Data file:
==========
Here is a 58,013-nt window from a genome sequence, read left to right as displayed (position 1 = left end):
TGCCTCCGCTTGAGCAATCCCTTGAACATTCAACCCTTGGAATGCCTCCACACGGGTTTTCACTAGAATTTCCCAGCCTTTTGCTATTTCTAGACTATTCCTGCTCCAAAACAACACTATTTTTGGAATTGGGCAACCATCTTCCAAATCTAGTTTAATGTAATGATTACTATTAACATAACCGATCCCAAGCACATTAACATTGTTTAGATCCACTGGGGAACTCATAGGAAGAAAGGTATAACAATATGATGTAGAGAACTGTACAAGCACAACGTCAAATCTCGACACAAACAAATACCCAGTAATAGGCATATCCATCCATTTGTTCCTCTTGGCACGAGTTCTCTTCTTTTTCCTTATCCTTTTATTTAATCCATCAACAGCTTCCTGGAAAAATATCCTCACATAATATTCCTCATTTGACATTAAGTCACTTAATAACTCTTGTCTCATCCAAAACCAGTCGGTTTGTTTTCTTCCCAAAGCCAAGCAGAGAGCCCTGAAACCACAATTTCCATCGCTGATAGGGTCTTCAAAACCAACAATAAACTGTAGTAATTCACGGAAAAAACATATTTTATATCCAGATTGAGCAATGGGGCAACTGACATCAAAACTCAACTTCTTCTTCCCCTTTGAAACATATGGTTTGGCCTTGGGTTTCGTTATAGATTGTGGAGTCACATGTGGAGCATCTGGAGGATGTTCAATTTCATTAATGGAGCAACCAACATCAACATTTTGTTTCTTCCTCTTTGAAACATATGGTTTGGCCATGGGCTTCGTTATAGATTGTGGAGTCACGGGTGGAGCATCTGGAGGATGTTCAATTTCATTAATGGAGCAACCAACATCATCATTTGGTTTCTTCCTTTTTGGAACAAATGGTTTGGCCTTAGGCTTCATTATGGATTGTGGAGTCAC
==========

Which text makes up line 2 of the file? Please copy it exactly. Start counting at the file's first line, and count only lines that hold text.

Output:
TGCCTCCGCTTGAGCAATCCCTTGAACATTCAACCCTTGGAATGCCTCCACACGGGTTTTCACTAGAATTTCCCAGCCTTTTGCTATTTCTAGACTATTCCTGCTCCAAAACAACACTATTTTTGGAATTGGGCAACCATCTTCCAAATCTAGTTTAATGTAATGATTACTATTAACATAACCGATCCCAAGCACATTAACATTGTTTAGATCCACTGGGGAACTCATAGGAAGAAAGGTATAACAATATGATGTAGAGAACTGTACAAGCACAACGTCAAATCTCGACACAAACAAATACCCAGTAATAGGCATATCCATCCATTTGTTCCTCTTGGCACGAGTTCTCTTCTTTTTCCTTATCCTTTTATTTAATCCATCAACAGCTTCCTGGAAAAATATCCTCACATAATATTCCTCATTTGACATTAAGTCACTTAATAACTCTTGTCTCATCCAAAACCAGTCGGTTTGTTTTCTTCCCAAAGCCAAGCAGAGAGCCCTGAAACCACAATTTCCATCGCTGATAGGGTCTTCAAAACCAACAATAAACTGTAGTAATTCACGGAAAAAACATATTTTATATCCAGATTGAGCAATGGGGCAACTGACATCAAAACTCAACTTCTTCTTCCCCTTTGAAACATATGGTTTGGCCTTGGGTTTCGTTATAGATTGTGGAGTCACATGTGGAGCATCTGGAGGATGTTCAATTTCATTAATGGAGCAACCAACATCAACATTTTGTTTCTTCCTCTTTGAAACATATGGTTTGGCCATGGGCTTCGTTATAGATTGTGGAGTCACGGGTGGAGCATCTGGAGGATGTTCAATTTCATTAATGGAGCAACCAACATCATCATTTGGTTTCTTCCTTTTTGGAACAAATGGTTTGGCCTTAGGCTTCATTATGGATTGTGGAGTCAC